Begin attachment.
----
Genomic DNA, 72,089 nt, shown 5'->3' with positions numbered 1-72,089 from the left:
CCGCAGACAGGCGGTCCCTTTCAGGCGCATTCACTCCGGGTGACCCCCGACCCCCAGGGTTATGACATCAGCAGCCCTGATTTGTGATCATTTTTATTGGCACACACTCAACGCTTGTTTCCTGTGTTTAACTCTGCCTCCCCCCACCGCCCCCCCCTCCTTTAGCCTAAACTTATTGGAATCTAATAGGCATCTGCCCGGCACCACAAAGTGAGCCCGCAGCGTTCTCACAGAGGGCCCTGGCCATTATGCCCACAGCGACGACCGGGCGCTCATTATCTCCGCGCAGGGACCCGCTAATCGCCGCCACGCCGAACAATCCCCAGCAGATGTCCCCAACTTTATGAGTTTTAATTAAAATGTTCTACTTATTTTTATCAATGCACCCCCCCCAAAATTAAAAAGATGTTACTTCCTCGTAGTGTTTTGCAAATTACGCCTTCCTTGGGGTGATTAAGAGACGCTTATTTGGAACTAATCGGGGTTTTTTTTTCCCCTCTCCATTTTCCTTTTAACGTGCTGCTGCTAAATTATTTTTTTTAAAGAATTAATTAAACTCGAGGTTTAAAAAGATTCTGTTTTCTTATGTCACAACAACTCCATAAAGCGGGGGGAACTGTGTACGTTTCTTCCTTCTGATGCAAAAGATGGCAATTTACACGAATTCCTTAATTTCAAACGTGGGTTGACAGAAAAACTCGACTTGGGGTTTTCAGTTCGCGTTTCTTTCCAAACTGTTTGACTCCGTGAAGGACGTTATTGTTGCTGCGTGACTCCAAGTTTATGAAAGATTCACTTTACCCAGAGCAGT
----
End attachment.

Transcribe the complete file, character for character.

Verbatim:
Genomic DNA, 72,089 nt, shown 5'->3' with positions numbered 1-72,089 from the left:
CCGCAGACAGGCGGTCCCTTTCAGGCGCATTCACTCCGGGTGACCCCCGACCCCCAGGGTTATGACATCAGCAGCCCTGATTTGTGATCATTTTTATTGGCACACACTCAACGCTTGTTTCCTGTGTTTAACTCTGCCTCCCCCCACCGCCCCCCCCTCCTTTAGCCTAAACTTATTGGAATCTAATAGGCATCTGCCCGGCACCACAAAGTGAGCCCGCAGCGTTCTCACAGAGGGCCCTGGCCATTATGCCCACAGCGACGACCGGGCGCTCATTATCTCCGCGCAGGGACCCGCTAATCGCCGCCACGCCGAACAATCCCCAGCAGATGTCCCCAACTTTATGAGTTTTAATTAAAATGTTCTACTTATTTTTATCAATGCACCCCCCCCAAAATTAAAAAGATGTTACTTCCTCGTAGTGTTTTGCAAATTACGCCTTCCTTGGGGTGATTAAGAGACGCTTATTTGGAACTAATCGGGGTTTTTTTTTCCCCTCTCCATTTTCCTTTTAACGTGCTGCTGCTAAATTATTTTTTTTAAAGAATTAATTAAACTCGAGGTTTAAAAAGATTCTGTTTTCTTATGTCACAACAACTCCATAAAGCGGGGGGAACTGTGTACGTTTCTTCCTTCTGATGCAAAAGATGGCAATTTACACGAATTCCTTAATTTCAAACGTGGGTTGACAGAAAAACTCGACTTGGGGTTTTCAGTTCGCGTTTCTTTCCAAACTGTTTGACTCCGTGAAGGACGTTATTGTTGCTGCGTGACTCCAAGTTTATGAAAGATTCACTTTACCCAGAGCAGT